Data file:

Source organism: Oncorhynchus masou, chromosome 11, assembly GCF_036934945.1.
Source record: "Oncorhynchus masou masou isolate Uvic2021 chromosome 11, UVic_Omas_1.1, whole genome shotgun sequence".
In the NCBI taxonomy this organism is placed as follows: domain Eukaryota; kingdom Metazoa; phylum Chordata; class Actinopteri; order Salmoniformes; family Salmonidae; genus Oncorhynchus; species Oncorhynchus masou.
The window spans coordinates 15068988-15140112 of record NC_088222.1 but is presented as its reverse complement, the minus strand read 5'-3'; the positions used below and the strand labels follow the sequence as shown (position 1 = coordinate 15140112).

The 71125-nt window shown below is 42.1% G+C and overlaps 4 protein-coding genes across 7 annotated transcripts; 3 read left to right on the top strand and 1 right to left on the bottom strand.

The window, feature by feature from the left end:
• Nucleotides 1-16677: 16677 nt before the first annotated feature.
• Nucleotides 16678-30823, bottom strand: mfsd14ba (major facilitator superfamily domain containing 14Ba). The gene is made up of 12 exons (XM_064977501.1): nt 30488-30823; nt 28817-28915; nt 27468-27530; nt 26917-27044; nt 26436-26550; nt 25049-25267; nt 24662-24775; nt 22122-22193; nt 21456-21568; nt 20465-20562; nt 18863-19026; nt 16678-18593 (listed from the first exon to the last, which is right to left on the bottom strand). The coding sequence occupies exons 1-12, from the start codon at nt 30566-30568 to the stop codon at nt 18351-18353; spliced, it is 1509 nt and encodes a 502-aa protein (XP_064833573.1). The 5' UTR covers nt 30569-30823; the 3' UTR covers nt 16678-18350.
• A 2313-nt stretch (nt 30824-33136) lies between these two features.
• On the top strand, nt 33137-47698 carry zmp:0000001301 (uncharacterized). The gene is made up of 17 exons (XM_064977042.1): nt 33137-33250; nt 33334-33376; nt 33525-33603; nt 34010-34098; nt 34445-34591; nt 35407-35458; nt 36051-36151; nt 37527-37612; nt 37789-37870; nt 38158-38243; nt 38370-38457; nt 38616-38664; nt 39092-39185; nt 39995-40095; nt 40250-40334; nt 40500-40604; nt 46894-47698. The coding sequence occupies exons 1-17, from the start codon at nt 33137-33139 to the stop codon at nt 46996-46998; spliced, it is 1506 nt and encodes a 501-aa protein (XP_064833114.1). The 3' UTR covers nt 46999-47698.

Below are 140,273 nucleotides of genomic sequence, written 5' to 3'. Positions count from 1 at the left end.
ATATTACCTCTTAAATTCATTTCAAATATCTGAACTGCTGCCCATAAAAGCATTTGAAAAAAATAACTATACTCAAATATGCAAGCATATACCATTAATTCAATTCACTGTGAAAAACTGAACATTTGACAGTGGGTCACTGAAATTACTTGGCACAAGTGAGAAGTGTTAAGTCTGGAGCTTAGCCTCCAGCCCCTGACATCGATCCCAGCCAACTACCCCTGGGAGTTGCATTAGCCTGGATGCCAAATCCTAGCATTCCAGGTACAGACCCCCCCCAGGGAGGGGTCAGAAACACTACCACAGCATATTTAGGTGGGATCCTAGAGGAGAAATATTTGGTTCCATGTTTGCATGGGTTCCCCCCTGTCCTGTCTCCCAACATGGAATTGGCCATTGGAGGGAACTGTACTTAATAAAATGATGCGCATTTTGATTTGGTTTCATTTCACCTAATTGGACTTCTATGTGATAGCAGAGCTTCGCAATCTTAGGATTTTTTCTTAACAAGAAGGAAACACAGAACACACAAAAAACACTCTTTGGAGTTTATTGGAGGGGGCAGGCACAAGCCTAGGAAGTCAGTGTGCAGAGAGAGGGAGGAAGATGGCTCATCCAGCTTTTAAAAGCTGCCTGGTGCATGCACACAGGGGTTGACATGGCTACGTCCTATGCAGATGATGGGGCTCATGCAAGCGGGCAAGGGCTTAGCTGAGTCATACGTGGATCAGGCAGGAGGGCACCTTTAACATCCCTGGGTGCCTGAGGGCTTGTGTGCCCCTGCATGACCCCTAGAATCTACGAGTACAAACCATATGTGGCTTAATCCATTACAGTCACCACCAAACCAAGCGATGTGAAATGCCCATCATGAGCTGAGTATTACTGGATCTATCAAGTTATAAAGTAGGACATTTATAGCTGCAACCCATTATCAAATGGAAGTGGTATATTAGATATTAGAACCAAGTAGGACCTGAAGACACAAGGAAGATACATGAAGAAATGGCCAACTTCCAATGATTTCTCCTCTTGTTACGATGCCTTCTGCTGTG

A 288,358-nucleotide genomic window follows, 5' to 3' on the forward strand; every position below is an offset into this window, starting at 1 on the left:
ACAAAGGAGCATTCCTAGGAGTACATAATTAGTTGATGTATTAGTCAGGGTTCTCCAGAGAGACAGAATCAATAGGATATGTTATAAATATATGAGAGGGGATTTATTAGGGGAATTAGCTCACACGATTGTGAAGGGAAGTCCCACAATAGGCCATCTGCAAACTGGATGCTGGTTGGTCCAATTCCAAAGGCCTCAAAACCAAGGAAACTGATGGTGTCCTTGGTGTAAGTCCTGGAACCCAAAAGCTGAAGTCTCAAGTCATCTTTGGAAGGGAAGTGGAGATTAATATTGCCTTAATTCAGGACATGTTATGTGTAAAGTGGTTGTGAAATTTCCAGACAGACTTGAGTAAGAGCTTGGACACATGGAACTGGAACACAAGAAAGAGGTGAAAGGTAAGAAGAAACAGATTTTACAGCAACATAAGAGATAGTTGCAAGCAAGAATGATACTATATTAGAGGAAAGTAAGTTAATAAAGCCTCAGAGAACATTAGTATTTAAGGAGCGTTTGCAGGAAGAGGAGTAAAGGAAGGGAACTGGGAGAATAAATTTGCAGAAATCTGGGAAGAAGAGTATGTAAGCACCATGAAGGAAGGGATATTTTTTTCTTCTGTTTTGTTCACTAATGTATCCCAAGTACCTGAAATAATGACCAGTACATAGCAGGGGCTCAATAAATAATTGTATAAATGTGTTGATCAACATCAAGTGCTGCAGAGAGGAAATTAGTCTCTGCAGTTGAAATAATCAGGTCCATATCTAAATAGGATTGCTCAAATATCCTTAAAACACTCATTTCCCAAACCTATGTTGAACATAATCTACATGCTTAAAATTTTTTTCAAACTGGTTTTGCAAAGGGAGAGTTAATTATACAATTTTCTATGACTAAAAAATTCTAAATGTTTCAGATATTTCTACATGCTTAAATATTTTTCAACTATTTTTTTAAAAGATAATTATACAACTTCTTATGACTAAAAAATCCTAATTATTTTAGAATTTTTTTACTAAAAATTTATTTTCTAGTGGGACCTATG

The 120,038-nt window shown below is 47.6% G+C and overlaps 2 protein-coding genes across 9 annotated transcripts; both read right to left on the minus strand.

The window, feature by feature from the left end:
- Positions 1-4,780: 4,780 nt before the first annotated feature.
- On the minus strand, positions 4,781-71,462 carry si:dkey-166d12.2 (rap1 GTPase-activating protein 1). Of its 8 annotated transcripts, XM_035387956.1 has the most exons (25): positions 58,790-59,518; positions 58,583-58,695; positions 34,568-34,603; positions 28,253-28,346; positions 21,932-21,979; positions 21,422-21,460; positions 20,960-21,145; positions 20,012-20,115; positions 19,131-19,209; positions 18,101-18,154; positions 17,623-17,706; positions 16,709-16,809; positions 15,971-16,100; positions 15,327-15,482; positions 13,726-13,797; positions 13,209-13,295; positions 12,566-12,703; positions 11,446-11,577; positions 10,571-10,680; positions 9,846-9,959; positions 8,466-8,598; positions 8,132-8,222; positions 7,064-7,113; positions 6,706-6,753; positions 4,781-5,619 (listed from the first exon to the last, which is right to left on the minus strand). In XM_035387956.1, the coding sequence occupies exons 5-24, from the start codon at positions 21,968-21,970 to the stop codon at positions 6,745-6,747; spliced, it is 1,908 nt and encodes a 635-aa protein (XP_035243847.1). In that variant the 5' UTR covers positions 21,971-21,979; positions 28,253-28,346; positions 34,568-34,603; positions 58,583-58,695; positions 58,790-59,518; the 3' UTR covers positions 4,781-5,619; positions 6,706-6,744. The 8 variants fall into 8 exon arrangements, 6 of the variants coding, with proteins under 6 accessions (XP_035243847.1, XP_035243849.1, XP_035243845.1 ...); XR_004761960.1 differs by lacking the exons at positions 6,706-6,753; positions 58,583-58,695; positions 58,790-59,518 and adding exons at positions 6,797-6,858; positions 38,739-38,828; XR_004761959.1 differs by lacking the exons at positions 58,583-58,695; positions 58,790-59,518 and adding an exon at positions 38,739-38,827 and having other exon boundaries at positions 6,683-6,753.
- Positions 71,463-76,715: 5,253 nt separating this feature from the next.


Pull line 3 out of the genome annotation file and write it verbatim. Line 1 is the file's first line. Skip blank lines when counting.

In the NCBI taxonomy this organism is placed as follows: domain Eukaryota; kingdom Metazoa; phylum Chordata; class Actinopteri; order Salmoniformes; family Salmonidae; genus Oncorhynchus; species Oncorhynchus masou.